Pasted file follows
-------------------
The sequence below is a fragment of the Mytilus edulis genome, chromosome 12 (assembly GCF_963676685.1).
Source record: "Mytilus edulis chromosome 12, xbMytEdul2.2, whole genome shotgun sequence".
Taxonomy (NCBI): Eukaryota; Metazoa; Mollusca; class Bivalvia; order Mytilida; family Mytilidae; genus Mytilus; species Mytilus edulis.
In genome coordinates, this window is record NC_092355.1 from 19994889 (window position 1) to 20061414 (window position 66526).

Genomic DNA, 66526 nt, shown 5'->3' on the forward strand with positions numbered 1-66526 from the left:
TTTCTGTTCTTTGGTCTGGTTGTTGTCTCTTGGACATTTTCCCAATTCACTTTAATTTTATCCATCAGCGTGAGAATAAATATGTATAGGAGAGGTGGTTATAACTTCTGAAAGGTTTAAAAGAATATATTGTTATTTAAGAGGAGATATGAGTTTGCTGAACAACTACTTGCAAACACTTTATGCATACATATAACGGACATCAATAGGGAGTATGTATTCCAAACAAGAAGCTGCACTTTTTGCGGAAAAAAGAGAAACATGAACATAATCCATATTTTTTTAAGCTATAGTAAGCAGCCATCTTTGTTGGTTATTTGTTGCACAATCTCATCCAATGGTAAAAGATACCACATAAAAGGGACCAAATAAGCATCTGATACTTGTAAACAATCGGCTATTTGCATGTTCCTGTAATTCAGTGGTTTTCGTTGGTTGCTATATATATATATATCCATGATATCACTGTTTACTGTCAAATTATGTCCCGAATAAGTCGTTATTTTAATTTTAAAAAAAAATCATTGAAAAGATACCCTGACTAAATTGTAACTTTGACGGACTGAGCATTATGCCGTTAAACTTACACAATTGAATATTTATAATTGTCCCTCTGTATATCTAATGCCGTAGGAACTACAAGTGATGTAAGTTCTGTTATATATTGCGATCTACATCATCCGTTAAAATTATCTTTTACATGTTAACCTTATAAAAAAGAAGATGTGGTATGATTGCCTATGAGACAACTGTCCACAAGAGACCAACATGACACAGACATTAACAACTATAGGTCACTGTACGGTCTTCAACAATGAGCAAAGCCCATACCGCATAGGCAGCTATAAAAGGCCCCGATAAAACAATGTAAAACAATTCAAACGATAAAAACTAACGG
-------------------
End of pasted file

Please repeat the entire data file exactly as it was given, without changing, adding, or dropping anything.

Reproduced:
The sequence below is a fragment of the Mytilus edulis genome, chromosome 12 (assembly GCF_963676685.1).
Source record: "Mytilus edulis chromosome 12, xbMytEdul2.2, whole genome shotgun sequence".
Taxonomy (NCBI): Eukaryota; Metazoa; Mollusca; class Bivalvia; order Mytilida; family Mytilidae; genus Mytilus; species Mytilus edulis.
In genome coordinates, this window is record NC_092355.1 from 19994889 (window position 1) to 20061414 (window position 66526).

Genomic DNA, 66526 nt, shown 5'->3' on the forward strand with positions numbered 1-66526 from the left:
TTTCTGTTCTTTGGTCTGGTTGTTGTCTCTTGGACATTTTCCCAATTCACTTTAATTTTATCCATCAGCGTGAGAATAAATATGTATAGGAGAGGTGGTTATAACTTCTGAAAGGTTTAAAAGAATATATTGTTATTTAAGAGGAGATATGAGTTTGCTGAACAACTACTTGCAAACACTTTATGCATACATATAACGGACATCAATAGGGAGTATGTATTCCAAACAAGAAGCTGCACTTTTTGCGGAAAAAAGAGAAACATGAACATAATCCATATTTTTTTAAGCTATAGTAAGCAGCCATCTTTGTTGGTTATTTGTTGCACAATCTCATCCAATGGTAAAAGATACCACATAAAAGGGACCAAATAAGCATCTGATACTTGTAAACAATCGGCTATTTGCATGTTCCTGTAATTCAGTGGTTTTCGTTGGTTGCTATATATATATATATCCATGATATCACTGTTTACTGTCAAATTATGTCCCGAATAAGTCGTTATTTTAATTTTAAAAAAAAATCATTGAAAAGATACCCTGACTAAATTGTAACTTTGACGGACTGAGCATTATGCCGTTAAACTTACACAATTGAATATTTATAATTGTCCCTCTGTATATCTAATGCCGTAGGAACTACAAGTGATGTAAGTTCTGTTATATATTGCGATCTACATCATCCGTTAAAATTATCTTTTACATGTTAACCTTATAAAAAAGAAGATGTGGTATGATTGCCTATGAGACAACTGTCCACAAGAGACCAACATGACACAGACATTAACAACTATAGGTCACTGTACGGTCTTCAACAATGAGCAAAGCCCATACCGCATAGGCAGCTATAAAAGGCCCCGATAAAACAATGTAAAACAATTCAAACGATAAAAACTAACGG